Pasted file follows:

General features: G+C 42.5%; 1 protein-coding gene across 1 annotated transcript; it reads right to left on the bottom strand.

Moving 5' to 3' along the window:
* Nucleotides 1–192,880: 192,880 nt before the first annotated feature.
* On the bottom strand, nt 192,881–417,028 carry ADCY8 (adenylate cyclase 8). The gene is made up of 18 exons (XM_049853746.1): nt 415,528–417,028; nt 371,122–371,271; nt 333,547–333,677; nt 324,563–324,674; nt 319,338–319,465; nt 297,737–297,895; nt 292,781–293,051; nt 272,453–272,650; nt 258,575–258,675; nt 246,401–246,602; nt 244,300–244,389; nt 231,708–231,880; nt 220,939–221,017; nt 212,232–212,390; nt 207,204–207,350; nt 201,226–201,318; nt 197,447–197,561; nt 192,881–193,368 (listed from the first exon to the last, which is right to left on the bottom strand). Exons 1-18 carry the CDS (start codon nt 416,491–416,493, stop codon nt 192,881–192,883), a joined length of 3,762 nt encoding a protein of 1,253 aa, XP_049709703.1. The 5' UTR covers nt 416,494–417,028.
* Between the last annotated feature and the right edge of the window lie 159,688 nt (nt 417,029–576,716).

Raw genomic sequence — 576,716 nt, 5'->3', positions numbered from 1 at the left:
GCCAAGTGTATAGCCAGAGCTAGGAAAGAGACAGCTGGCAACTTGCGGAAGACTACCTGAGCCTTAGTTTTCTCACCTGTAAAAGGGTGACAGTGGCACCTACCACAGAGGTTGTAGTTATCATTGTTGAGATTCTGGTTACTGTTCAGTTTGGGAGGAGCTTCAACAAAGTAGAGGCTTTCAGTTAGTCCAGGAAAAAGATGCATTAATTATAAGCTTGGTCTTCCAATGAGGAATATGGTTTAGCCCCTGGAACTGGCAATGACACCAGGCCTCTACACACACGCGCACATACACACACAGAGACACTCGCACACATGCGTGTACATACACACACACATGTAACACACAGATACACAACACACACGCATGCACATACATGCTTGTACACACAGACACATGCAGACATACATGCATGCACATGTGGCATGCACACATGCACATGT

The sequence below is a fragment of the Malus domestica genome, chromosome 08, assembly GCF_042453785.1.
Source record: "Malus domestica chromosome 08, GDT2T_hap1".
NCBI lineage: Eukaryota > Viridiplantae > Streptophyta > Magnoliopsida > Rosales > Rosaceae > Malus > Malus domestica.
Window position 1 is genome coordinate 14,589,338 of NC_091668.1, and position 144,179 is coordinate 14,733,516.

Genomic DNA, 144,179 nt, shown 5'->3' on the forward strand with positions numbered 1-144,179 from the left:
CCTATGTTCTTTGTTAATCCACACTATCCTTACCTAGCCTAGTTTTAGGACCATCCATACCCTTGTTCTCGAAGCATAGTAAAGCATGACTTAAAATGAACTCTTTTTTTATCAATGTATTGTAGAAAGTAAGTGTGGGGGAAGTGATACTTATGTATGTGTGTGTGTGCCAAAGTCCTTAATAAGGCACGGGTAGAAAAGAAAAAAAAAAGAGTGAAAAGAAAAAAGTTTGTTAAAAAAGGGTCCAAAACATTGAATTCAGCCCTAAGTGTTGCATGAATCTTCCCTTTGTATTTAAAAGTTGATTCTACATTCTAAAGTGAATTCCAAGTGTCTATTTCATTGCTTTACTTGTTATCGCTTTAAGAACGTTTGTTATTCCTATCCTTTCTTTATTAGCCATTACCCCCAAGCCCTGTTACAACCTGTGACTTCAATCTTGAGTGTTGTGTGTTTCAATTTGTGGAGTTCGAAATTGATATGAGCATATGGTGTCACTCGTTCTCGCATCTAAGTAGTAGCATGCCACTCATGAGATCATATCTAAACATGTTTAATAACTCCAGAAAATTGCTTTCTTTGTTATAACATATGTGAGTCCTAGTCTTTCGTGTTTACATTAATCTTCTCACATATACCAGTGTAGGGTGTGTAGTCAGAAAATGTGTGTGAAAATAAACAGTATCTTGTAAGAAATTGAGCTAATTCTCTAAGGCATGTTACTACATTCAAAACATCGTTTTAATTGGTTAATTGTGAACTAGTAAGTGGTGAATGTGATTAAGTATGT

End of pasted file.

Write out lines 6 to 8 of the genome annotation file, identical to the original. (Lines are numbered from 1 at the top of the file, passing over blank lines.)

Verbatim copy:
Raw genomic sequence — 576,716 nt, 5'->3', positions numbered from 1 at the left:
GCCAAGTGTATAGCCAGAGCTAGGAAAGAGACAGCTGGCAACTTGCGGAAGACTACCTGAGCCTTAGTTTTCTCACCTGTAAAAGGGTGACAGTGGCACCTACCACAGAGGTTGTAGTTATCATTGTTGAGATTCTGGTTACTGTTCAGTTTGGGAGGAGCTTCAACAAAGTAGAGGCTTTCAGTTAGTCCAGGAAAAAGATGCATTAATTATAAGCTTGGTCTTCCAATGAGGAATATGGTTTAGCCCCTGGAACTGGCAATGACACCAGGCCTCTACACACACGCGCACATACACACACAGAGACACTCGCACACATGCGTGTACATACACACACACATGTAACACACAGATACACAACACACACGCATGCACATACATGCTTGTACACACAGACACATGCAGACATACATGCATGCACATGTGGCATGCACACATGCACATGT

The sequence below is a fragment of the Malus domestica genome, chromosome 08, assembly GCF_042453785.1.